These icemakers are very similar to the modular style icemakers in the previous section; the modular ones being a refinement of these machines. The water fill on these icemakers should be about 140 cc’s and take 7.5 seconds. There is a water level adjustment screw inside the cover. Some have water level adjustment dials on the right side of the plastic icemaker head cover.
The harvest cycle on these icemakers is thermostatically triggered. A thermostat inside the icemaker head is pressed against the ice mold. (When replacing the thermostat, use a dab of aluminum putty to insure good contact and heat transfer from the ice mold.)
Inside Compact Crescent Icemaker Head
When the mold gets down to about 17 degrees, the thermostat closes and starts the drive motor, and energizes the mold heater. Very shortly thereafter, a cam on the drive shaft closes the holding switch, keeping the motor circuit energized and turning even after the thermostat opens back up. The shaft rotates clockwise until the ejection fingers press against the ice. The motor then stalls, with the ejection fingers applying pressure to the ice, until the mold heats up enough for the cubes to separate from the mold. The fingers then continue pushing the ice out of the mold.
The thermostat stays closed throughout the first rotation of the ejection fingers. Near the completion of the first rotation, another cam attached to the driveshaft closes the fill switch, but water fill does not occur. The shutoff switch is closed, and offers a lot less resistance than the water valve circuit. Electricity will follow the path of least resistance, so the water valve will not open unless the thermostat is open.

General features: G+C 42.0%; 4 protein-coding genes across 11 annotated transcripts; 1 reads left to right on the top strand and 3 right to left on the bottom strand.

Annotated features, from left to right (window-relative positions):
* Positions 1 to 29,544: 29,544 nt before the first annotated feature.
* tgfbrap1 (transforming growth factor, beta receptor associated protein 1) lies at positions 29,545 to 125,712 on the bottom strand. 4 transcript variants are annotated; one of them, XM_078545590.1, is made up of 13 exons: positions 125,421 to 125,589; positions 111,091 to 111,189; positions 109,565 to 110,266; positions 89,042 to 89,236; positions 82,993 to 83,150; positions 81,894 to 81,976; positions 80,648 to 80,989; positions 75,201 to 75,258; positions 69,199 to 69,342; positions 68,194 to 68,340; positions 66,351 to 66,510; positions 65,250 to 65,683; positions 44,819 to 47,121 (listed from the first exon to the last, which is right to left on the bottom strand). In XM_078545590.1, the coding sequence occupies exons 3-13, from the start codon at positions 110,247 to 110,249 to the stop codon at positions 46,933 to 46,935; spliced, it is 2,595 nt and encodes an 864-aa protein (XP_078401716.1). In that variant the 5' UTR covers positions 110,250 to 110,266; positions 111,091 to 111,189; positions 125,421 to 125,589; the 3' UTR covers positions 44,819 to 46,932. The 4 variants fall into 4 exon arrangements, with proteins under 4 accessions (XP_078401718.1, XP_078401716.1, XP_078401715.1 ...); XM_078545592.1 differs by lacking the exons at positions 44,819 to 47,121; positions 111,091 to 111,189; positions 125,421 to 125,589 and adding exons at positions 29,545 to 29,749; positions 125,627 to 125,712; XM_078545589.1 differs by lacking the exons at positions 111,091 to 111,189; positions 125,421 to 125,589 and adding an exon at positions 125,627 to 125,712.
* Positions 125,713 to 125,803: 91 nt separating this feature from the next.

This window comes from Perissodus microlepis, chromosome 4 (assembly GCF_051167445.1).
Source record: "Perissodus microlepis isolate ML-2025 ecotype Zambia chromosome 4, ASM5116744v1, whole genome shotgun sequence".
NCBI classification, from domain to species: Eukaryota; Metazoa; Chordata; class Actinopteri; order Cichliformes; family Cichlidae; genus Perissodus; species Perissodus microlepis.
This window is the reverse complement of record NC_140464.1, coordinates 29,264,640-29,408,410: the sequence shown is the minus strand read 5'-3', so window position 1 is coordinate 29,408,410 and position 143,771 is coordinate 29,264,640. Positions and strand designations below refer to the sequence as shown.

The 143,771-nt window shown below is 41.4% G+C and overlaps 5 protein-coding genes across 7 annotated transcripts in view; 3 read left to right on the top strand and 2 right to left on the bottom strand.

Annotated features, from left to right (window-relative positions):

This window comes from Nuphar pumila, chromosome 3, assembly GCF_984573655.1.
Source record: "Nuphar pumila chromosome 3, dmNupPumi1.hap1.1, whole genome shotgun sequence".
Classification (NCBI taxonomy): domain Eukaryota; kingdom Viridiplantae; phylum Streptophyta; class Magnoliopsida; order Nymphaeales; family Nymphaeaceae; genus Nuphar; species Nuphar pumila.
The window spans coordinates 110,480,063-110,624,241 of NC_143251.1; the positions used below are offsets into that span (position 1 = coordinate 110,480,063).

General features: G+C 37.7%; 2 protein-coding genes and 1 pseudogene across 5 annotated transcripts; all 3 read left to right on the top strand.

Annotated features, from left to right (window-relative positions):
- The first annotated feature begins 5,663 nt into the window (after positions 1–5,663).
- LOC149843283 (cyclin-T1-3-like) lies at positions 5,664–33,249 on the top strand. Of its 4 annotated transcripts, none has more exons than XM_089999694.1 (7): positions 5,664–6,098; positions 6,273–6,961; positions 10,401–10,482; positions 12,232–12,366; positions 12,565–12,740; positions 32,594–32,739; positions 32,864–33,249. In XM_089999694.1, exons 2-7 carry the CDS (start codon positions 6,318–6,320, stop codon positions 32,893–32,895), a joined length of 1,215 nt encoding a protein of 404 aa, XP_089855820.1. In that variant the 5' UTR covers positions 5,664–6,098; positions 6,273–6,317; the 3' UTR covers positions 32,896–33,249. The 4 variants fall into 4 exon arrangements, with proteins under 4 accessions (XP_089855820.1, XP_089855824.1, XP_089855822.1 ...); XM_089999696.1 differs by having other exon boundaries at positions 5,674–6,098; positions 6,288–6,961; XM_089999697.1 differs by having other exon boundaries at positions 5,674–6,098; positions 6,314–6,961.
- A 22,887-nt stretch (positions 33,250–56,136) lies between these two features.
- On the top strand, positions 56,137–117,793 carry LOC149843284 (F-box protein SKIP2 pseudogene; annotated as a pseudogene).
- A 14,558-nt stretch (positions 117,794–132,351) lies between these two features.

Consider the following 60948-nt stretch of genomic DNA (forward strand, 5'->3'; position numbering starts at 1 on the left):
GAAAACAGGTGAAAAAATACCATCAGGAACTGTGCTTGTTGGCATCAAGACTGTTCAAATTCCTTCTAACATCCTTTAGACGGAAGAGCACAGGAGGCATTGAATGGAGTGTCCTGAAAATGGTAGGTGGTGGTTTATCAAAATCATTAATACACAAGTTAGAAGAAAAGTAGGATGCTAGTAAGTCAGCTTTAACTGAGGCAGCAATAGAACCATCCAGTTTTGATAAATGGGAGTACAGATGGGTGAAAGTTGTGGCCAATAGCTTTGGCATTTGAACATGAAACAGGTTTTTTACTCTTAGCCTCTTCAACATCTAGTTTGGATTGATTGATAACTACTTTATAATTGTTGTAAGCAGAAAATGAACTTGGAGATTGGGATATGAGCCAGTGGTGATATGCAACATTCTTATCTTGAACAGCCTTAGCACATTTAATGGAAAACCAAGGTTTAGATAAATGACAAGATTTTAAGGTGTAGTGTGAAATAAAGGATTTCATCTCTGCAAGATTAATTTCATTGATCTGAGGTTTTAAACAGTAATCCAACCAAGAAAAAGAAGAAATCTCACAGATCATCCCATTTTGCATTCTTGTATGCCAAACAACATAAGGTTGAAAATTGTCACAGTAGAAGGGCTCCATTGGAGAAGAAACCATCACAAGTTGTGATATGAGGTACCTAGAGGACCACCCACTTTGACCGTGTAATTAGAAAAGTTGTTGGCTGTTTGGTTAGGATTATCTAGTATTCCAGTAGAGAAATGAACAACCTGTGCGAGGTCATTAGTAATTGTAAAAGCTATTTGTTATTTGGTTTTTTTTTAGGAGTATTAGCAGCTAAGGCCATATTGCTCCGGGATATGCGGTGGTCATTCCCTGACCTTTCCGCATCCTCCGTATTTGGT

Sometime during the second rotation of the ejection fingers, the thermostat opens and the mold heater shuts off, but the holding switch keeps the motor turning. Near the completion of the second rotation, the fill switch closes again for about 7-8 seconds, and this time the mold fills with water. Shortly after the fill switch opens, and waterflow stops, the holding switch opens. This stops the drive motor, and the icemaker is ready for another freeze cycle.
There is a third switch in the icemaker head; the shutoff switch. This switch is activated by the ice level sensor arm. If the ice level in the bin is too high, or if you raise the arm to the shutoff position, this switch opens and interrupts the thermostat circuit. The icemaker then will not enter a harvest cycle until the sensor arm is allowed to return to its full down position. During the harvest cycle, a cam raises the sensor arm and opens the shut-off switch, but the holding switch is still closed, which keeps the motor turning. After the ice drops into the bin, the sensor arm drops back down into the fully-lowered position and closes the shut-off switch unless the ice level prevents it.